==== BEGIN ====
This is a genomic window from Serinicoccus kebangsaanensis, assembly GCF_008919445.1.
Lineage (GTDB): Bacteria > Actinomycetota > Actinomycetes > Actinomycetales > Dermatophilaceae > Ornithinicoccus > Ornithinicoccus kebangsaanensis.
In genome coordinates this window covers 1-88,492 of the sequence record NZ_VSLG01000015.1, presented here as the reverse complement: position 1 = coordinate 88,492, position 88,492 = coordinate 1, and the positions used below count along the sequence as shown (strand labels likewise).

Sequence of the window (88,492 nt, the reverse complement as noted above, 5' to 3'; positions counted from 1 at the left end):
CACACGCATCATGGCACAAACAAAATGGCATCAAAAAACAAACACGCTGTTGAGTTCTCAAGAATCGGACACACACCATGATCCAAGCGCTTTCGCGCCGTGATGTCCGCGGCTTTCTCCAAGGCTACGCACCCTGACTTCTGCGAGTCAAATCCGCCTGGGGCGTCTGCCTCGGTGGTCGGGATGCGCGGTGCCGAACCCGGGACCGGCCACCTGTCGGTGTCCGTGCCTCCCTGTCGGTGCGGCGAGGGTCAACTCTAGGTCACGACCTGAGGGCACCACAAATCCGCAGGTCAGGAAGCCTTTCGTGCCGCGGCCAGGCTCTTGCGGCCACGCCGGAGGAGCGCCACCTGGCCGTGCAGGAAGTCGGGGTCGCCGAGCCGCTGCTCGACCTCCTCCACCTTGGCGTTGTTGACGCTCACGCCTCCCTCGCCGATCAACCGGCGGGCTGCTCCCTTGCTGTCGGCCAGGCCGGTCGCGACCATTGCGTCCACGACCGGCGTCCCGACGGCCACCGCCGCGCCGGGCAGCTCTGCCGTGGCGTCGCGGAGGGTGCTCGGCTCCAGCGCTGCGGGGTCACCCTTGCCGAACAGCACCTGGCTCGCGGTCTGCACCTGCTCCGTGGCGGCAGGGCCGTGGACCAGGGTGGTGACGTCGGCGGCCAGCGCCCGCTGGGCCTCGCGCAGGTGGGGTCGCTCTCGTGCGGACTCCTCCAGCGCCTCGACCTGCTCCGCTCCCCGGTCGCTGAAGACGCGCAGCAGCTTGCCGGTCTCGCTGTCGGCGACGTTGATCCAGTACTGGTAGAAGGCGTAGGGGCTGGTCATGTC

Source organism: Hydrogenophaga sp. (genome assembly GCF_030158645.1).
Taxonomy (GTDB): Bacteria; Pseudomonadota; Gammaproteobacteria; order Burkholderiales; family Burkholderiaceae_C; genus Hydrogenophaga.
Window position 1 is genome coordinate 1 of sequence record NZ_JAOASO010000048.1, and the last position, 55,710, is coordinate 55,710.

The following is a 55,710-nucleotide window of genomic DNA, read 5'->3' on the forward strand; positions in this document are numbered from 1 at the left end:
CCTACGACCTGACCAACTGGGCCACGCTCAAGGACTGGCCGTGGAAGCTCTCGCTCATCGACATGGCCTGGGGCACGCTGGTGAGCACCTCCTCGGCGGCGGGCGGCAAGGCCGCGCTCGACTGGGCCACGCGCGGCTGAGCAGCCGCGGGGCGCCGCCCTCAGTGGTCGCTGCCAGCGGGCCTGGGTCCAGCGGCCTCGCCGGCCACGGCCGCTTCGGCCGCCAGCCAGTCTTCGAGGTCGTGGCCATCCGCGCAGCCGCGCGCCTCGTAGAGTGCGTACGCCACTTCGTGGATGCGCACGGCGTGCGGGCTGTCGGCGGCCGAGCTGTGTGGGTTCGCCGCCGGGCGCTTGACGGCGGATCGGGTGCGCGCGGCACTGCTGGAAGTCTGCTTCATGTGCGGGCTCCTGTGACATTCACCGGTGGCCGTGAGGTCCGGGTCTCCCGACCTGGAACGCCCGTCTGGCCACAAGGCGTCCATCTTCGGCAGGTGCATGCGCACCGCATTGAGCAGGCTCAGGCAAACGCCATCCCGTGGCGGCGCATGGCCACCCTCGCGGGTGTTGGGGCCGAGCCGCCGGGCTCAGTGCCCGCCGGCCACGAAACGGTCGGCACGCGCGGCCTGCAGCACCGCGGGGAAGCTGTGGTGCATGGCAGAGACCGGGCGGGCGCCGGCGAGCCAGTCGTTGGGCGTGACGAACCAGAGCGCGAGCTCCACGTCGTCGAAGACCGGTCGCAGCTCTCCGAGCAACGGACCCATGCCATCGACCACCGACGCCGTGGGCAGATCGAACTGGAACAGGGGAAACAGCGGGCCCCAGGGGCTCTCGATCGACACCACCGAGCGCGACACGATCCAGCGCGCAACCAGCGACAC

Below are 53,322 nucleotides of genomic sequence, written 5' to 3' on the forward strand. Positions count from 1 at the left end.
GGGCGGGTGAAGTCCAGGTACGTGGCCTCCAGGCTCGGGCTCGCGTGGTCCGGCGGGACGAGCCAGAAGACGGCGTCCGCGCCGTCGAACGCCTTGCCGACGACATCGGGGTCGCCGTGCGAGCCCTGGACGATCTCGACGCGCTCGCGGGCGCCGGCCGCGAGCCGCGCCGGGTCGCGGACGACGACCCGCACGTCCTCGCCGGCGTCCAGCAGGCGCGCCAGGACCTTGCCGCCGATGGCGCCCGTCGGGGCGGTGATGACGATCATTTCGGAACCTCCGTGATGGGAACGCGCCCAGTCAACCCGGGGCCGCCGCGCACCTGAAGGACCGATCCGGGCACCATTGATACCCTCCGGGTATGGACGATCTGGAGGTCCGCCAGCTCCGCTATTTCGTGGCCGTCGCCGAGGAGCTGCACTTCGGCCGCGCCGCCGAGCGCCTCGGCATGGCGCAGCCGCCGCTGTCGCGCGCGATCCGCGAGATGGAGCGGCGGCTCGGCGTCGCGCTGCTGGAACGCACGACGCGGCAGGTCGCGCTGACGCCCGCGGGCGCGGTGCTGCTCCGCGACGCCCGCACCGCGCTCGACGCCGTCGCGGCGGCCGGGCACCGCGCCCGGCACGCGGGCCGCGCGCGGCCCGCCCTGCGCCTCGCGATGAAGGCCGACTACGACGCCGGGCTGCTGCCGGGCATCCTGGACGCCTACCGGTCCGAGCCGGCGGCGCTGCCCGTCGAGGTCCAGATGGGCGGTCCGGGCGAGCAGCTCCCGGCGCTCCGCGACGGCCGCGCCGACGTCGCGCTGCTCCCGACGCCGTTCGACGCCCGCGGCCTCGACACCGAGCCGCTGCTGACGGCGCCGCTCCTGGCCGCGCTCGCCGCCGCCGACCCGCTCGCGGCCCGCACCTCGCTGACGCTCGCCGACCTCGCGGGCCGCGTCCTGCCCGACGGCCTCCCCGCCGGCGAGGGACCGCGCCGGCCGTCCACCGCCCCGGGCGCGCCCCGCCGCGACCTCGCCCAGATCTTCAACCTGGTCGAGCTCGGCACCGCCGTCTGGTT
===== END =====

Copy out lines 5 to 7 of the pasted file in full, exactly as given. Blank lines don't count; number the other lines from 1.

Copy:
CACACGCATCATGGCACAAACAAAATGGCATCAAAAAACAAACACGCTGTTGAGTTCTCAAGAATCGGACACACACCATGATCCAAGCGCTTTCGCGCCGTGATGTCCGCGGCTTTCTCCAAGGCTACGCACCCTGACTTCTGCGAGTCAAATCCGCCTGGGGCGTCTGCCTCGGTGGTCGGGATGCGCGGTGCCGAACCCGGGACCGGCCACCTGTCGGTGTCCGTGCCTCCCTGTCGGTGCGGCGAGGGTCAACTCTAGGTCACGACCTGAGGGCACCACAAATCCGCAGGTCAGGAAGCCTTTCGTGCCGCGGCCAGGCTCTTGCGGCCACGCCGGAGGAGCGCCACCTGGCCGTGCAGGAAGTCGGGGTCGCCGAGCCGCTGCTCGACCTCCTCCACCTTGGCGTTGTTGACGCTCACGCCTCCCTCGCCGATCAACCGGCGGGCTGCTCCCTTGCTGTCGGCCAGGCCGGTCGCGACCATTGCGTCCACGACCGGCGTCCCGACGGCCACCGCCGCGCCGGGCAGCTCTGCCGTGGCGTCGCGGAGGGTGCTCGGCTCCAGCGCTGCGGGGTCACCCTTGCCGAACAGCACCTGGCTCGCGGTCTGCACCTGCTCCGTGGCGGCAGGGCCGTGGACCAGGGTGGTGACGTCGGCGGCCAGCGCCCGCTGGGCCTCGCGCAGGTGGGGTCGCTCTCGTGCGGACTCCTCCAGCGCCTCGACCTGCTCCGCTCCCCGGTCGCTGAAGACGCGCAGCAGCTTGCCGGTCTCGCTGTCGGCGACGTTGATCCAGTACTGGTAGAAGGCGTAGGGGCTGGTCATGTC

Source organism: Hydrogenophaga sp. (genome assembly GCF_030158645.1).
Taxonomy (GTDB): Bacteria; Pseudomonadota; Gammaproteobacteria; order Burkholderiales; family Burkholderiaceae_C; genus Hydrogenophaga.